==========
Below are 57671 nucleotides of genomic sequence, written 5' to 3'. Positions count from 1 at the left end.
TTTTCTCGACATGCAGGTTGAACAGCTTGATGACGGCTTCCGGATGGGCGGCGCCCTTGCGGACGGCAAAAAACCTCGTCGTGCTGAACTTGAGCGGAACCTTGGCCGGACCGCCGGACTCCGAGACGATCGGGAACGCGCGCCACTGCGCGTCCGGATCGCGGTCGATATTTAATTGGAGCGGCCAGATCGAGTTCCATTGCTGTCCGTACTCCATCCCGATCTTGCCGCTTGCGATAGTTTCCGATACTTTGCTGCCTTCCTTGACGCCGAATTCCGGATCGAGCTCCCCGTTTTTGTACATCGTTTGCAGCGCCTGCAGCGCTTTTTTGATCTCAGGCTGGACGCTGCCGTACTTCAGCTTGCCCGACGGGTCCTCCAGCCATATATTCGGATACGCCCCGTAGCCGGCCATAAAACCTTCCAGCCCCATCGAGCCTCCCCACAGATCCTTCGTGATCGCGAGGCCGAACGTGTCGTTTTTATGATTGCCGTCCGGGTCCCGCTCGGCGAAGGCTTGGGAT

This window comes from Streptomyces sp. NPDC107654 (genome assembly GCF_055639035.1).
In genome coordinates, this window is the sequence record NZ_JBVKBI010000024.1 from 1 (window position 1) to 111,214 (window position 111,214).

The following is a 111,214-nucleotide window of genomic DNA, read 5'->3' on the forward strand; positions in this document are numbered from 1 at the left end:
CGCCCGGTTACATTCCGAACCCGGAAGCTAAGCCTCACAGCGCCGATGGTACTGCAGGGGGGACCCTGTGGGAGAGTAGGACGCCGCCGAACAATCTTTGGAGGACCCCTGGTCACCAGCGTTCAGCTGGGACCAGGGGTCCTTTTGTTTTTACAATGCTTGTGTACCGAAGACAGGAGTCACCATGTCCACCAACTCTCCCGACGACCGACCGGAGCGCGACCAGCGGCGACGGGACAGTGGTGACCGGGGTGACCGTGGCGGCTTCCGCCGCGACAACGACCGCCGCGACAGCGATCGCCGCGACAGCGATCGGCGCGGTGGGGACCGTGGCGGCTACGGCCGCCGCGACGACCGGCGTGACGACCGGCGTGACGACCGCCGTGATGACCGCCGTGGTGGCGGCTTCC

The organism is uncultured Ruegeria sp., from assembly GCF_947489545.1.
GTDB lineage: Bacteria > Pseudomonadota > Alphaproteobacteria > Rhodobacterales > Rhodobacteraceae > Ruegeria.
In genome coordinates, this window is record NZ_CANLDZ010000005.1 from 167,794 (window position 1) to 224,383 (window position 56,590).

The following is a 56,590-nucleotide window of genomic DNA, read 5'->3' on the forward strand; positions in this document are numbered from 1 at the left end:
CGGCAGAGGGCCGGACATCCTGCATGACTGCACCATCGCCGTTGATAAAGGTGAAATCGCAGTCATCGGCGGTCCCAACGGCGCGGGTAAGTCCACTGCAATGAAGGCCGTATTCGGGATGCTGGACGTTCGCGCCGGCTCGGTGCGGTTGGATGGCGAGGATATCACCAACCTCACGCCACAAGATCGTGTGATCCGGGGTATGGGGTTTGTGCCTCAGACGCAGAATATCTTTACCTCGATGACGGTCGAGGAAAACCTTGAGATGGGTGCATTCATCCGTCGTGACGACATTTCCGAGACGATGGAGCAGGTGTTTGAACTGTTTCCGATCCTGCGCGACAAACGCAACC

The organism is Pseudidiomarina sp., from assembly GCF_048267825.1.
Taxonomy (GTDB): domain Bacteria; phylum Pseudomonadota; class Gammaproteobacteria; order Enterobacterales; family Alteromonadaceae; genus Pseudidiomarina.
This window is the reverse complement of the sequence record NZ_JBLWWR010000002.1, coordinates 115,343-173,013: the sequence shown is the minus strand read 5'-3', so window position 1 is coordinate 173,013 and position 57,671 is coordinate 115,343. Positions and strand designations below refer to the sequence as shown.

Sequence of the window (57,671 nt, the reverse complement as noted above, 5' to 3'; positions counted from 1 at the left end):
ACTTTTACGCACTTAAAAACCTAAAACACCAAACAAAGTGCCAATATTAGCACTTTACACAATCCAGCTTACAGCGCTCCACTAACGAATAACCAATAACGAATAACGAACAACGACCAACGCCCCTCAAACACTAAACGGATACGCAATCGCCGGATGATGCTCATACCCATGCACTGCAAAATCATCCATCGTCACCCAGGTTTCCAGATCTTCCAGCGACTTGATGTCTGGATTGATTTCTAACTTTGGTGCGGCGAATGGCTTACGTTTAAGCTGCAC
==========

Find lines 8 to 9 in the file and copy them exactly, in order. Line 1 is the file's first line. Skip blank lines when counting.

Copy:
GTDB lineage: Bacteria > Pseudomonadota > Alphaproteobacteria > Rhodobacterales > Rhodobacteraceae > Ruegeria.
In genome coordinates, this window is record NZ_CANLDZ010000005.1 from 167,794 (window position 1) to 224,383 (window position 56,590).